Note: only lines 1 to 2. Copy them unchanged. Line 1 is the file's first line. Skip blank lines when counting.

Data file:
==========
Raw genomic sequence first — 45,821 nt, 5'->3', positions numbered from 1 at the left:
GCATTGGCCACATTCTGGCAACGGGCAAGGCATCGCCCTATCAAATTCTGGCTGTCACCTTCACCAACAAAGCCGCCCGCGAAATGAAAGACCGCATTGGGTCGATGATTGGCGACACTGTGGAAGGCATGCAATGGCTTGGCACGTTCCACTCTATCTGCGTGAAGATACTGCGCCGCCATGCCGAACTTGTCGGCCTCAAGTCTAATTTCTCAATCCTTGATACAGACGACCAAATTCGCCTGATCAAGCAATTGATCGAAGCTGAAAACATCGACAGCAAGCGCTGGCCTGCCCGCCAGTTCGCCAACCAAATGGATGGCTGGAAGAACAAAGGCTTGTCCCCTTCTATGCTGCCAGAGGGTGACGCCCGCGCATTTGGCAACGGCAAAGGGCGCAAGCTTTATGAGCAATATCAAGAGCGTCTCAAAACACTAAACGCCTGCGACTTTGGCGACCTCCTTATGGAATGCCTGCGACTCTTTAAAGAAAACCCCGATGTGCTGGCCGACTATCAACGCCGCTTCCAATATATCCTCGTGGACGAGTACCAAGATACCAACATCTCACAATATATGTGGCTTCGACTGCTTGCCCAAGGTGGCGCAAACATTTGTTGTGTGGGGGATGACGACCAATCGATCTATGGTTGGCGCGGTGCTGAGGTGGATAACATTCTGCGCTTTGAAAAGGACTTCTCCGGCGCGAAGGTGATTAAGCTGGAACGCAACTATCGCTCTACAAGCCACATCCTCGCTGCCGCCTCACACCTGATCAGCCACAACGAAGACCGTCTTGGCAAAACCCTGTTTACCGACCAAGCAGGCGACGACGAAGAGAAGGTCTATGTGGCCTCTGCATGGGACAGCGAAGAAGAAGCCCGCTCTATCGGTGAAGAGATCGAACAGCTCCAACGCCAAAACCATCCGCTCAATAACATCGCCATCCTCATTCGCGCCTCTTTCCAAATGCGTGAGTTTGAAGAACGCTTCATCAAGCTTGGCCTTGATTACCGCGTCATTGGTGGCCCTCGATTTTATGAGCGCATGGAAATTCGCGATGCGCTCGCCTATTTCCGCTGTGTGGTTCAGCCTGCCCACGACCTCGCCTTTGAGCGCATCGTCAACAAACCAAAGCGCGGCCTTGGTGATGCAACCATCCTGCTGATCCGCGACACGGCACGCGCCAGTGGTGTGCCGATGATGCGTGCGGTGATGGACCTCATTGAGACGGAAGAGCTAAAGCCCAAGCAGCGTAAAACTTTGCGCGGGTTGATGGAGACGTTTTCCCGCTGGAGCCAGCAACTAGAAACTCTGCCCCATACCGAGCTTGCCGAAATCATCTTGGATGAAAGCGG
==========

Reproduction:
Raw genomic sequence first — 45,821 nt, 5'->3', positions numbered from 1 at the left:
GCATTGGCCACATTCTGGCAACGGGCAAGGCATCGCCCTATCAAATTCTGGCTGTCACCTTCACCAACAAAGCCGCCCGCGAAATGAAAGACCGCATTGGGTCGATGATTGGCGACACTGTGGAAGGCATGCAATGGCTTGGCACGTTCCACTCTATCTGCGTGAAGATACTGCGCCGCCATGCCGAACTTGTCGGCCTCAAGTCTAATTTCTCAATCCTTGATACAGACGACCAAATTCGCCTGATCAAGCAATTGATCGAAGCTGAAAACATCGACAGCAAGCGCTGGCCTGCCCGCCAGTTCGCCAACCAAATGGATGGCTGGAAGAACAAAGGCTTGTCCCCTTCTATGCTGCCAGAGGGTGACGCCCGCGCATTTGGCAACGGCAAAGGGCGCAAGCTTTATGAGCAATATCAAGAGCGTCTCAAAACACTAAACGCCTGCGACTTTGGCGACCTCCTTATGGAATGCCTGCGACTCTTTAAAGAAAACCCCGATGTGCTGGCCGACTATCAACGCCGCTTCCAATATATCCTCGTGGACGAGTACCAAGATACCAACATCTCACAATATATGTGGCTTCGACTGCTTGCCCAAGGTGGCGCAAACATTTGTTGTGTGGGGGATGACGACCAATCGATCTATGGTTGGCGCGGTGCTGAGGTGGATAACATTCTGCGCTTTGAAAAGGACTTCTCCGGCGCGAAGGTGATTAAGCTGGAACGCAACTATCGCTCTACAAGCCACATCCTCGCTGCCGCCTCACACCTGATCAGCCACAACGAAGACCGTCTTGGCAAAACCCTGTTTACCGACCAAGCAGGCGACGACGAAGAGAAGGTCTATGTGGCCTCTGCATGGGACAGCGAAGAAGAAGCCCGCTCTATCGGTGAAGAGATCGAACAGCTCCAACGCCAAAACCATCCGCTCAATAACATCGCCATCCTCATTCGCGCCTCTTTCCAAATGCGTGAGTTTGAAGAACGCTTCATCAAGCTTGGCCTTGATTACCGCGTCATTGGTGGCCCTCGATTTTATGAGCGCATGGAAATTCGCGATGCGCTCGCCTATTTCCGCTGTGTGGTTCAGCCTGCCCACGACCTCGCCTTTGAGCGCATCGTCAACAAACCAAAGCGCGGCCTTGGTGATGCAACCATCCTGCTGATCCGCGACACGGCACGCGCCAGTGGTGTGCCGATGATGCGTGCGGTGATGGACCTCATTGAGACGGAAGAGCTAAAGCCCAAGCAGCGTAAAACTTTGCGCGGGTTGATGGAGACGTTTTCCCGCTGGAGCCAGCAACTAGAAACTCTGCCCCATACCGAGCTTGCCGAAATCATCTTGGATGAAAGCGG